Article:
Rising star is PQ’s latest existential threat

Depending on who one talks to, the NDP’s first Quebec leadership debate drew anywhere from 250 to 400 people on Sunday afternoon in Montreal.

Those are decent enough numbers considering the party could not fill a 500-seat hall in Quebec City for one of the marquee debates that led to the election of Thomas Mulcair as Jack Layton’s successor in 2012.

Back then, the NDP held 59 Quebec seats. It is currently down to 16.

But for the Quebec left, the main event on Sunday took place in a different Montreal venue.

For Sunday also marked the official entry on the provincial stage of Gabriel Nadeau-Dubois, a political activist who is widely seen as the rising star of the Quebec left and the latest existential threat to the Parti Québécois.

On Sunday, Nadeau-Dubois was acclaimed as the Québec Solidaire candidate in the Montreal riding of Gouin. Hundreds of well-wishers were on hand for what amounted to a passing of the torch.

Nadeau-Dubois is inheriting both the riding and the leadership position of party founder and co-leader Françoise David.

If Nadeau-Dubois’s name sounds familiar, it is because he was a leading figure of the 2012 Quebec Maple Spring. Two years later, he parlayed the experience of leading a massive student strike into an essay that earned him the Governor-General’s award for French non-fiction. (He donated the prize money to the coalition that is fighting TransCanada’s Energy East pipeline project.)

Of the three student leaders who led the battle against a planned hike in tuition fees five years ago, Nadeau-Dubois is the last to try to parlay his notoriety into a political career on the sovereigntist side of the Quebec divide, but the only one to choose to do so outside the conventional PQ/Bloc fold. That is not for lack of being courted by the sovereigntist establishment.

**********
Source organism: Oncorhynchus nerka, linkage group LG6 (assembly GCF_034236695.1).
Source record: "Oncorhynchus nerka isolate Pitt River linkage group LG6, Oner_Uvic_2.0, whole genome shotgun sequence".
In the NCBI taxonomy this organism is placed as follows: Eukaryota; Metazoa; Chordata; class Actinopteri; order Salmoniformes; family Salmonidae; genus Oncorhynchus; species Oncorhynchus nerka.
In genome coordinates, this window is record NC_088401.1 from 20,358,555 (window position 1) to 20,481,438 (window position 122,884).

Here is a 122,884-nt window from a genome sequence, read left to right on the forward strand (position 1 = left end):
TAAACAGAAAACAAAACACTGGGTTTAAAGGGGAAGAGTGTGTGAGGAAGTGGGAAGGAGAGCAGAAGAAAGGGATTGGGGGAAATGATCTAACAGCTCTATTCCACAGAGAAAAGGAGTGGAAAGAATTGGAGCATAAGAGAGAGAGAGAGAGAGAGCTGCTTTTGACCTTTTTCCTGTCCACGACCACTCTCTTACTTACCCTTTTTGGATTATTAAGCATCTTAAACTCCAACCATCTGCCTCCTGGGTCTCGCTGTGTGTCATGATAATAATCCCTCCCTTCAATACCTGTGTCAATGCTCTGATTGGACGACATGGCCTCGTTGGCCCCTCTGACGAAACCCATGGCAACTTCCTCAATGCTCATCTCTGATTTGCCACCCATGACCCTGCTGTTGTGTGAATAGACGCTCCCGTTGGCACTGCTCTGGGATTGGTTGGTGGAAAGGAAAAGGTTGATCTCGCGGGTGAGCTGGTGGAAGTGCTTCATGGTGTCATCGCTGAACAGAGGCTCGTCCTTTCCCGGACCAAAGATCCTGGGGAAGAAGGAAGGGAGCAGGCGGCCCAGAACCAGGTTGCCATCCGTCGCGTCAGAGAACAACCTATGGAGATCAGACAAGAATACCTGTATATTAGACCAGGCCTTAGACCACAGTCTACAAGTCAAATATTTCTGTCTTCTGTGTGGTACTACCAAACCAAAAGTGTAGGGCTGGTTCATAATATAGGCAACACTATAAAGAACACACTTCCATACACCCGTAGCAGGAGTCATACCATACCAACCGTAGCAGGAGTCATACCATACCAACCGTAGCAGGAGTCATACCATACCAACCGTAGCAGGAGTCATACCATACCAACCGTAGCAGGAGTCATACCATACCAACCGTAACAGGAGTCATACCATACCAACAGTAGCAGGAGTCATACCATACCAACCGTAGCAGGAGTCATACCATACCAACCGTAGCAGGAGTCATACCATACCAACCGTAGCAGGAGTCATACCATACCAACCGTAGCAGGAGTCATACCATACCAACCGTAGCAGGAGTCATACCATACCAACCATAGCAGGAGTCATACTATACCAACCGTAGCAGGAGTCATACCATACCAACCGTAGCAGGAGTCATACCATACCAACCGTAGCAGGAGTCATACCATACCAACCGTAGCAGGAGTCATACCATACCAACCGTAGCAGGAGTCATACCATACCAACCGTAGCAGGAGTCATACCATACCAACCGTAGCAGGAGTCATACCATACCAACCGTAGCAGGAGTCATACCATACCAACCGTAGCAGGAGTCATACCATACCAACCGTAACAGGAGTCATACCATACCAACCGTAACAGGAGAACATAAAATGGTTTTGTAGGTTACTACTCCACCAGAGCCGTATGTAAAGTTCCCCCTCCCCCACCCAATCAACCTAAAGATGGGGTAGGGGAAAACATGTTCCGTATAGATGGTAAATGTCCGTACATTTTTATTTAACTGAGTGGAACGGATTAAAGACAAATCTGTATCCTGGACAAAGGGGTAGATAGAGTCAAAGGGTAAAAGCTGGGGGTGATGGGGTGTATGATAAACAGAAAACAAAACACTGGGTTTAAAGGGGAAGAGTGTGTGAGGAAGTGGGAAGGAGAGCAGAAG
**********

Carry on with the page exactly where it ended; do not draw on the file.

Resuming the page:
As recently as the 2015 federal campaign, former Bloc Québécois leader Gilles Duceppe tried to convince him to run under his banner.

Premier Philippe Couillard has yet to call a byelection in Gouin. When he does, Nadeau-Dubois can expect a smooth ride to a seat in the National Assembly.

Uncharacteristically, the PQ has opted to take a pass at running a candidate against him.

That could be described as making a virtue out of necessity.

In theory, the PQ decision is a goodwill gesture designed to facilitate the negotiation of a non-aggression pact between the two parties in time for next year’s general election.

In practice, the PQ tested some names in Gouin – a party safe seat until 2012 – and found that none of its prospective candidates had a solid shot at beating Nadeau-Dubois.

PQ Leader Jean-François Lisée’s own riding is next door. Absent a pact between the two parties, he could have a fight on his hands next year.

But finding the common ground for an alliance could be easier said than done.

Lisée has put the sovereignty agenda on hold until a second PQ mandate. In the best-case scenario for the party, it will be six years, at the earliest, before the issue is revisited in a referendum.

In the meantime, the goal of a sovereign Quebec is too distant to provide a rationale for an election truce between pro-independence parties.

Absent that common cause, Lisée would have to tilt his party platform sharply to the left and agree to abandon an unspecified number of winnable seats to its junior QS partner to bring it on side. Nadeau-Dubois also has no time for the charter-style identity politics that the PQ has branched into over the past few years.

But Lisée can only shore up his left flank in Montreal at the risk of making his right flank more vulnerable to the conservative Coalition Avenir Quebec in the rest of the province.

On balance, Nadeau-Dubois’ arrival on the scene is likely to compound the erosion of the PQ base.

Over the past 14 years, a succession of party leaders have tried and failed to reverse that erosion.

Is Quebec’s prime sovereigntist party set up for a fall of the kind that nearly wiped the Bloc off the federal map in 2011? No Quebec insider is ready to make that leap. But what is certain is that the Parti Québécois is no longer the de facto natural home of ambitious young sovereigntists.

Chantal Hébert is a national affairs writer.


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